HANNIBAL, Mo. — U.S Rep. Billy Long, R-Mo., made a stop in America’s Hometown Tuesday evening as he continues his drive to claim the U.S. Senate seat being vacated by Roy Blunt.

Long, who replaced Blunt in 2011 as the representative for Missouri’s 7th Congressional District when Blunt moved to the Senate, said that he’s not a politician, and that makes him different from others running for the Republican nomination.

“I was 55 years old when I was sworn in to my first ever elected position in Congress,” Long told his audience in Hannibal. “If anyone tells you I’m a life-long politician, tell them to go look it up and see if that meets the definition.”

After a 30-plus year career as an auctioneer and real estate broker and six years as a morning radio host, Long said he considered running for Congress in 1996.

“My daughters were 10 and 11, and I didn’t want to be a weekend father, so I thought about it for 15 minutes and then decided not to do it,” he said. “When Roy Blunt said he was going to run for the Senate, my daughters were older then, so I stood there in the living room and said ‘I’m in.’”

Long announced his candidacy on Tucker Carlson’s Fox News program last week, where he also announced that former presidential adviser Kellyanne Conway was taking on a role with his campaign.

With a sense of humor and a touch of self-deprecation, Long talked about nearly losing his first campaign because he couldn’t get time on any TV programs.

“Last week I was on Tucker Carlson. That’s my third TV appearance in 11 years,” Long said. “In my first campaign, I was told, ‘Oh, you’re too fat. We can’t put you on TV.’ They told me, ‘Oh, you can’t wear a cowboy hat. Congressmen don’t wear cowboy hats.’ This time, I said, ‘I’m doing it my way.’”

Long gestured to his campaign bus emblazoned with his face and name.

“I tell people if you were on the Trump Train, now it’s time to get on the Billy Bus,” he said.

The grassroots approach is intended to set Long apart from his competitors.

“I like to say I run my campaigns 3 feet at a time,” he said. “Right now, I’m covering 114 counties, plus getting into St. Louis. These other guys are operating at 30,000 feet. They do it all on TV and with ads telling you how terrible their opponents are.

“I don’t do a lot of fundraising,” Long admitted. “I do what I call friend-raising. I do a lot of small events, and people like having a congressman come and visit, talk to them, tell them what D.C. is really like.”

If elected, Long said his top priorities will be to close the southern border as part of a plan to increase security for all Americans.

“They put (Vice-President) Kamala Harris in charge of the stuff at the border, and she went and visited El Paso, where they don’t really have too many issues. But she didn’t go where I went, where there are people literally coming out of the underbrush at night. They walk in, they get told to come back in 18 months or whatever for a hearing, and they let them go.”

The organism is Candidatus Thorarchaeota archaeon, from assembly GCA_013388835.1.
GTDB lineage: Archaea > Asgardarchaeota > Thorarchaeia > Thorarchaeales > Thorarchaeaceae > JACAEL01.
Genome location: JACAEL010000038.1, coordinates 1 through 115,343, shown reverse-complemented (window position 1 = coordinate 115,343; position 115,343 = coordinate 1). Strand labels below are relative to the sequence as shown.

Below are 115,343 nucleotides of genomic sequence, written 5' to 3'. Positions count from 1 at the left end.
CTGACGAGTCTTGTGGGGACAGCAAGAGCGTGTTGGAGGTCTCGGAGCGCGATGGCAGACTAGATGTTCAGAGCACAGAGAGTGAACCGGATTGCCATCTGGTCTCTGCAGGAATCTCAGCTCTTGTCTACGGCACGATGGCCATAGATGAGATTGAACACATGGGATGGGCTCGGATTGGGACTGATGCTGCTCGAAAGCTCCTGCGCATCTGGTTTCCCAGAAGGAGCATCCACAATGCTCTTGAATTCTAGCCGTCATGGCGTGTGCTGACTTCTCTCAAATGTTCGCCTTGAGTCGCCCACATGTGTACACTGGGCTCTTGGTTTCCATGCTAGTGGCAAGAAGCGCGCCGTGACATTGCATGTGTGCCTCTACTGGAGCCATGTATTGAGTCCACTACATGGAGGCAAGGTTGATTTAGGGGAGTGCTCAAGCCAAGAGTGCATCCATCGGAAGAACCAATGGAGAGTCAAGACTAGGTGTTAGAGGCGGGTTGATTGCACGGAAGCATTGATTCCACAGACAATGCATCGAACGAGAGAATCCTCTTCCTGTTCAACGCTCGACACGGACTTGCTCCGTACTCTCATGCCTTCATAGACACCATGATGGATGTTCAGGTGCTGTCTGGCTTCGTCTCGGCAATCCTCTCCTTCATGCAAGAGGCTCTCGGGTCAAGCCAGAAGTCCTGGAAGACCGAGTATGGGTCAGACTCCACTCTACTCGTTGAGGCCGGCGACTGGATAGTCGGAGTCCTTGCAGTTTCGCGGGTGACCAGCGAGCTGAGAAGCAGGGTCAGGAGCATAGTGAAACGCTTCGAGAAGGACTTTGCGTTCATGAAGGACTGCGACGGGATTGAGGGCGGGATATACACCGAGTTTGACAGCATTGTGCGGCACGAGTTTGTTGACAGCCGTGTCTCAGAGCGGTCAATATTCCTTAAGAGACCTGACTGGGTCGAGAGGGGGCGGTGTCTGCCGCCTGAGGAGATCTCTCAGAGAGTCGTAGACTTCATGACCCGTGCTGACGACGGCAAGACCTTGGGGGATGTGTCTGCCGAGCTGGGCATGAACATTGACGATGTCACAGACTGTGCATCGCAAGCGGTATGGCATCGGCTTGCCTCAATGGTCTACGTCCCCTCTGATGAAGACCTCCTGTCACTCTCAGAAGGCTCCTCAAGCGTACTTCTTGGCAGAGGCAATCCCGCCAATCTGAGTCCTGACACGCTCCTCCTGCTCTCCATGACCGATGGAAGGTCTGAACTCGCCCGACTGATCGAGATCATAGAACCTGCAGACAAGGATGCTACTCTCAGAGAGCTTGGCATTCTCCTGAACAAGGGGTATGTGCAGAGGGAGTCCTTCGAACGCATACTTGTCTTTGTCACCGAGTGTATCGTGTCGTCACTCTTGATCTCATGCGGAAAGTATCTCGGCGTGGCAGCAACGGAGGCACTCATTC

Long said funding the police and protecting the rights of people to protect themselves will also be on his to-do list.

“In Springfield (Mo.) it’s getting out of control, in St. Louis, the murder rate is climbing,” Long said. “Drug dealers have free rein to do what they want.”

“Even in D.C., you can’t carry a gun in the city limits. So what happens is you’re sitting at a restaurant having dinner with your wife and you’re killed by a stray shot, like what recently happened to a guy there. I have a friend who showed me pictures of his torn-up knees. He said when the shooting started, he dropped to his knees and crawled away. That’s what the Second Amendment means to a lot of people in Washington; everyone has the right to a pair of knees to escape.”

Long faces a crowded field for next year’s Republican primary. His congressional colleague U.S. Rep. Vicky Hartzler from Missouri’s 4th Congressional District covering central and western Missouri has also announced she wants to take Blunt’s seat. St. Louis attorney Mark McCloskey, Missouri Attorney General Eric Schmitt and former Gov. Eric Greitens also have declared their intentions in the race.

“I’m a low-key guy,” Long said. “I’ve got a gift for gab, I can make a story out of any subject. But I don’t make a clown out of myself.

“I want people to know that, if I’m elected to the Senate, I’ll work hard for them. Constituent service is the top item in my office. I’ve helped folks that came back later and said they were Democrats and that I hadn’t won them over yet, but they were leaning my way. That’s fine, because I don’t check party affiliation when they come through my door.”

The Missouri primary will be on Aug. 2, 2022, and the respective winners will face off in the general election on Nov. 8, 2022.

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